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I have found a peculiarity in the IATA codes used to identify airlines.

Both BHAir (Bulgaria) and Heli France (France) have the IATA code 8H.

Any ideas why this is and doesn't this cause problems?

16

It's possible for two airlines to share the same code, under some circumstances. They're usually in different regions of the world. There are only a limited number of two-letter combinations.

In addition, from Wiki:

After an airline is delisted, IATA can make the code available for reuse after six months and can issue "controlled duplicates". Controlled duplicates are issued to regional airlines whose destinations are not likely to overlap, so that the same code is shared by two airlines. The controlled duplicate is denoted here, and in IATA literature, with an asterisk (*).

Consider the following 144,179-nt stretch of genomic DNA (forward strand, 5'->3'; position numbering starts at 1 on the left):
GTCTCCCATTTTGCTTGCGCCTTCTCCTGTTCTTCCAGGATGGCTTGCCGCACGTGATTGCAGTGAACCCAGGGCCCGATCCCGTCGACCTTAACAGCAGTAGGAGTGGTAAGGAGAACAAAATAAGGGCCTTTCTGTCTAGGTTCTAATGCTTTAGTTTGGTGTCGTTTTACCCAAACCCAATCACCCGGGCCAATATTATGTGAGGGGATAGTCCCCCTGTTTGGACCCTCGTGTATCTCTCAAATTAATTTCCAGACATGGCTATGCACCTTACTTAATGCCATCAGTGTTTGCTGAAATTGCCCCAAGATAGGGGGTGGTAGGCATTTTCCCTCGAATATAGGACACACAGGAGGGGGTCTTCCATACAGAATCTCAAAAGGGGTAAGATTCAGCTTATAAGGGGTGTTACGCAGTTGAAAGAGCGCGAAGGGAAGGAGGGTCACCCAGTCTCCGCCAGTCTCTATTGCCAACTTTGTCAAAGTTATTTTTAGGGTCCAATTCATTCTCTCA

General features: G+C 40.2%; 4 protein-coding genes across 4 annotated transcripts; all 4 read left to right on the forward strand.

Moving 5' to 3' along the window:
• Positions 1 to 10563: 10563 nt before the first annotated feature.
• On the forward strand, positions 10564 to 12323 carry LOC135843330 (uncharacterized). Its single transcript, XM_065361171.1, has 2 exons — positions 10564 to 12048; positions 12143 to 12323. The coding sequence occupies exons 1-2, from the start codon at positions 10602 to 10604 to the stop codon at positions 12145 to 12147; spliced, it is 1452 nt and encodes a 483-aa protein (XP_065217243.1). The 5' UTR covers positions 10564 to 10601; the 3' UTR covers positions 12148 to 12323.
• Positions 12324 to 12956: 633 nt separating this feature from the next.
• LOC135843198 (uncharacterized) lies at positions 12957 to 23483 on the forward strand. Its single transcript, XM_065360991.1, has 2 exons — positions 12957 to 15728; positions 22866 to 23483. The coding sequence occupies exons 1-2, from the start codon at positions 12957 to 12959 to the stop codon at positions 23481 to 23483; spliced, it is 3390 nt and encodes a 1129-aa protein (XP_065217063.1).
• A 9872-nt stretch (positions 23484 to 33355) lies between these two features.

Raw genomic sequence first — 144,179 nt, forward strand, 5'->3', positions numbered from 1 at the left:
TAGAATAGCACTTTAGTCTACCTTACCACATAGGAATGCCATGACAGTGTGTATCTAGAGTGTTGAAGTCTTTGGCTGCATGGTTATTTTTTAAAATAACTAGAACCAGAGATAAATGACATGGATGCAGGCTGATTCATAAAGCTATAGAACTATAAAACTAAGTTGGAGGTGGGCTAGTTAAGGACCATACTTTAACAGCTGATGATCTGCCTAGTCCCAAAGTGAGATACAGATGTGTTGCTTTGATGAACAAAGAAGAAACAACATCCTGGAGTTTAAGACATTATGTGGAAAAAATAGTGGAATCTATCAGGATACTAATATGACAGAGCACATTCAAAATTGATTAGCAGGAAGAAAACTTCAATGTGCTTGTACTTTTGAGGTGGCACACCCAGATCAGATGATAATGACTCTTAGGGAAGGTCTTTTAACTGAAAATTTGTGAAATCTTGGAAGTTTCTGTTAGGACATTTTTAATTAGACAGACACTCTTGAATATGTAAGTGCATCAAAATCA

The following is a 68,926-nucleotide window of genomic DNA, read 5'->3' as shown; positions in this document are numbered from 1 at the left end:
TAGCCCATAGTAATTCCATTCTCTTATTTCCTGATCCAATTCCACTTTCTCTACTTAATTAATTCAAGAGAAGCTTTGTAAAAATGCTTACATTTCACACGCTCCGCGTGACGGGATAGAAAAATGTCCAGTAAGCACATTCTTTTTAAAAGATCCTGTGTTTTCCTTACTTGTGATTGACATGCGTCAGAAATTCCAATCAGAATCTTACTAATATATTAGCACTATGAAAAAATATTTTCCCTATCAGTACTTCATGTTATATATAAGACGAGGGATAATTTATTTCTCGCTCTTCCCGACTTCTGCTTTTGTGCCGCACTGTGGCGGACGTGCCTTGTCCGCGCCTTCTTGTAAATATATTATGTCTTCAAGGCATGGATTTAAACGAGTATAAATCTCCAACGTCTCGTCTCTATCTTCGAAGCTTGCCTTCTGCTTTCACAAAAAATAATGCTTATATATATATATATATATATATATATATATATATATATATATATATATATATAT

My working theory is that possibly Heli France has shutdown? I can't find recent references to it...

To back up this theory, it's worth noting that Fly Lappeeenranta also had the same IATA code, but stopped flying in 2010.

so in conclusion, it's entirely possible for airlines to re-use past IATA codes, and also potentially possible for duplicate ones in non-overlapping regions of the world, given the limited set of 2-letter codes ((26+10)^2) = 1296 airlines.

  • 2
    +1 This is the correct answer, and it is not a theory as you said, it is a fact, once the airlines is not IATA member any more, IATA can use the same code for other airlines. – Nean Der Thal Aug 1 '13 at 16:17
  • its actually less, because O and 0 or 1 and I are not both used to avoid confusion. Thats also the reason why no airline uses rows/seats I but J instead – user10043 Jan 21 '14 at 1:39

protected by Mark Mayo Jan 21 '14 at 14:50

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